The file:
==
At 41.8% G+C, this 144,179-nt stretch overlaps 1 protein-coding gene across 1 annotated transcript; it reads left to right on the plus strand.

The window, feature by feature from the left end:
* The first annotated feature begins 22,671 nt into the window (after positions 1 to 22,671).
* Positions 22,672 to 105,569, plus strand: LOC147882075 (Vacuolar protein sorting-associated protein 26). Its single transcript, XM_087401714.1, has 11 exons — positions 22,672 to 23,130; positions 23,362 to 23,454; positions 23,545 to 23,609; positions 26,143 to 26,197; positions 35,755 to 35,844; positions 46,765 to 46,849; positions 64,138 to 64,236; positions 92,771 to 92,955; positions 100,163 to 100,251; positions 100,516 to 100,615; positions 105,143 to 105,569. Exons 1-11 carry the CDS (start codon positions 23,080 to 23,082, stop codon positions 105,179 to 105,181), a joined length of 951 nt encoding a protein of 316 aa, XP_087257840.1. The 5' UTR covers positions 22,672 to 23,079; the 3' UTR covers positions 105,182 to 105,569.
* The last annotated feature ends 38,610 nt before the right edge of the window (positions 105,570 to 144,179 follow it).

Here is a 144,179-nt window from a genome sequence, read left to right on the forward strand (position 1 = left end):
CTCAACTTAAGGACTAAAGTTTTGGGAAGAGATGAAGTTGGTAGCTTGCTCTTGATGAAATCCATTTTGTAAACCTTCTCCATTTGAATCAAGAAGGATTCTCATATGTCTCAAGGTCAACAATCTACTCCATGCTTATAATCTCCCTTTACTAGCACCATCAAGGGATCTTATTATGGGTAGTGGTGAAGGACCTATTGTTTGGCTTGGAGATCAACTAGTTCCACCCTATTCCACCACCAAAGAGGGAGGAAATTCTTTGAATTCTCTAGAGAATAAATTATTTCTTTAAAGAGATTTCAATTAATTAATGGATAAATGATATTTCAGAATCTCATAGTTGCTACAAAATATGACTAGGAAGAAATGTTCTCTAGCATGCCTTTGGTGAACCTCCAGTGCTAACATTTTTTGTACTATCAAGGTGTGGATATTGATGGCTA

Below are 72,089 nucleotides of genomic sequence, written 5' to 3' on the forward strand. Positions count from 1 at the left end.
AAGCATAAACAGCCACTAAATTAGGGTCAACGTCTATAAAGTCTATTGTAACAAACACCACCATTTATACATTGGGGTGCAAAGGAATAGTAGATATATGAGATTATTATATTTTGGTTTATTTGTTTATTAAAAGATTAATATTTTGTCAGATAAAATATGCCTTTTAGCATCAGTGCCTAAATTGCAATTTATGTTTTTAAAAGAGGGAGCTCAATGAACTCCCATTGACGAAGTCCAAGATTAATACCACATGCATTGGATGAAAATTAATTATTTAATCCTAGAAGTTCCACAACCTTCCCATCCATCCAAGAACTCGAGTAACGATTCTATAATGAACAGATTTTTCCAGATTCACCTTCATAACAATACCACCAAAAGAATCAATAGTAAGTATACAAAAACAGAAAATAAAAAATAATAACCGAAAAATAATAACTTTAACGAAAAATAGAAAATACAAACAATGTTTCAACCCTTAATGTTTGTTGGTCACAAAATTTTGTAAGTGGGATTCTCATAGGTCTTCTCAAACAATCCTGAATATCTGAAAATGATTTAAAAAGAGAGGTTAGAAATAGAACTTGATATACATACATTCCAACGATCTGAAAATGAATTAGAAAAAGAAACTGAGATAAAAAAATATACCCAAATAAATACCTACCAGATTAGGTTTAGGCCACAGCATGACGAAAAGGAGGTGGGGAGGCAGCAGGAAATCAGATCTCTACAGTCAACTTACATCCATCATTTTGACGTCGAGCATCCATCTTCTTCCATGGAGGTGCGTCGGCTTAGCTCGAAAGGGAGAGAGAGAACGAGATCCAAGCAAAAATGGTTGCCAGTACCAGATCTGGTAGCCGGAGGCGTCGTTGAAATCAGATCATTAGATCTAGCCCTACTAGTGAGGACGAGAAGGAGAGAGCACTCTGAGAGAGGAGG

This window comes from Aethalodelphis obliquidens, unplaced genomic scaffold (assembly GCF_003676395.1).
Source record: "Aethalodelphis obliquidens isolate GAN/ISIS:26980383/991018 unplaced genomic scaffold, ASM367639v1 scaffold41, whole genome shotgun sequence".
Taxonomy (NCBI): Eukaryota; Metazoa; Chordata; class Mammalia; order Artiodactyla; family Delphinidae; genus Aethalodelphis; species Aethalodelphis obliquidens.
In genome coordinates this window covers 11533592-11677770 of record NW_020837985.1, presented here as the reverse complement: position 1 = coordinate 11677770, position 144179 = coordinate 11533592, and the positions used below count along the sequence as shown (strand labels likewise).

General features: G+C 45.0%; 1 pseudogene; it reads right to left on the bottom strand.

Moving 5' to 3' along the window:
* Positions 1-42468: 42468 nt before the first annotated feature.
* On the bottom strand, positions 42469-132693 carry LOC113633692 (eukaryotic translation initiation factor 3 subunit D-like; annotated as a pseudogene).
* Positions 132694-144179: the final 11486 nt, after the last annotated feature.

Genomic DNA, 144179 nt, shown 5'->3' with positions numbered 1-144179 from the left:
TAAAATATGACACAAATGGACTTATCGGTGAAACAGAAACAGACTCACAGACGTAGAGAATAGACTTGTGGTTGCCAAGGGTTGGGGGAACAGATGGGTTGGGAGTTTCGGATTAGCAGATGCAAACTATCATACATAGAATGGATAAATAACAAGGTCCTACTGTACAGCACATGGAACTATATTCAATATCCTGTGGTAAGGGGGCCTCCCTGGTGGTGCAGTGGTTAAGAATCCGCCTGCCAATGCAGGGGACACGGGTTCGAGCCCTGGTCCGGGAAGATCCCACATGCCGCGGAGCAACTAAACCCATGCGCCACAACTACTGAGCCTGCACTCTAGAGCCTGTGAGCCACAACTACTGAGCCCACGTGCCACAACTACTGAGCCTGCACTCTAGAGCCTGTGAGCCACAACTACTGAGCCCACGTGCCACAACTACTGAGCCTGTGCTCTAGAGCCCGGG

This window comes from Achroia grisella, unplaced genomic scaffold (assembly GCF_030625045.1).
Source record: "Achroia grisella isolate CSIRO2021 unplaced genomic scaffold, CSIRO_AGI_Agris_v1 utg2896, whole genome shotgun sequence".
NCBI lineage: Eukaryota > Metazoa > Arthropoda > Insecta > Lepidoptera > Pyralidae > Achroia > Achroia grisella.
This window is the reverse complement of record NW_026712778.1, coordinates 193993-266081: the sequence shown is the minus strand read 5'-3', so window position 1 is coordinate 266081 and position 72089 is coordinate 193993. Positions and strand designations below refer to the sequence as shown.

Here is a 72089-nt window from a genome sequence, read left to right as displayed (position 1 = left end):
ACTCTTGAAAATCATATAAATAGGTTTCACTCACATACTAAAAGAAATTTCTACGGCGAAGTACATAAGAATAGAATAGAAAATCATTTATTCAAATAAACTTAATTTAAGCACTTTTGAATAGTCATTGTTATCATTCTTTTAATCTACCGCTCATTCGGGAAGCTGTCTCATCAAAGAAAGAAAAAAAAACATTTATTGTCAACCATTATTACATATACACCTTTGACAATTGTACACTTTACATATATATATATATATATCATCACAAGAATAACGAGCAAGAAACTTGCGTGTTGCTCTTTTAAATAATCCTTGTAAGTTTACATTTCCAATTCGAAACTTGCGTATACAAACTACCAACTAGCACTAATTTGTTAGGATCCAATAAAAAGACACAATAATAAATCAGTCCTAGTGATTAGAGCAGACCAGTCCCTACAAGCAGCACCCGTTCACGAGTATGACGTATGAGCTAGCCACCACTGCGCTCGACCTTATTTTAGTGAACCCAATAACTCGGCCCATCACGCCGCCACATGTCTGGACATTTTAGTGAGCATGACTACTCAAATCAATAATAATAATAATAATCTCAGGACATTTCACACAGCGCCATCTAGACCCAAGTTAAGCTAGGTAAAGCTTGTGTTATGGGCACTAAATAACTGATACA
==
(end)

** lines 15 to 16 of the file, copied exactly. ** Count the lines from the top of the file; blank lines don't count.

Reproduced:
Moving 5' to 3' along the window:
* Positions 1-42468: 42468 nt before the first annotated feature.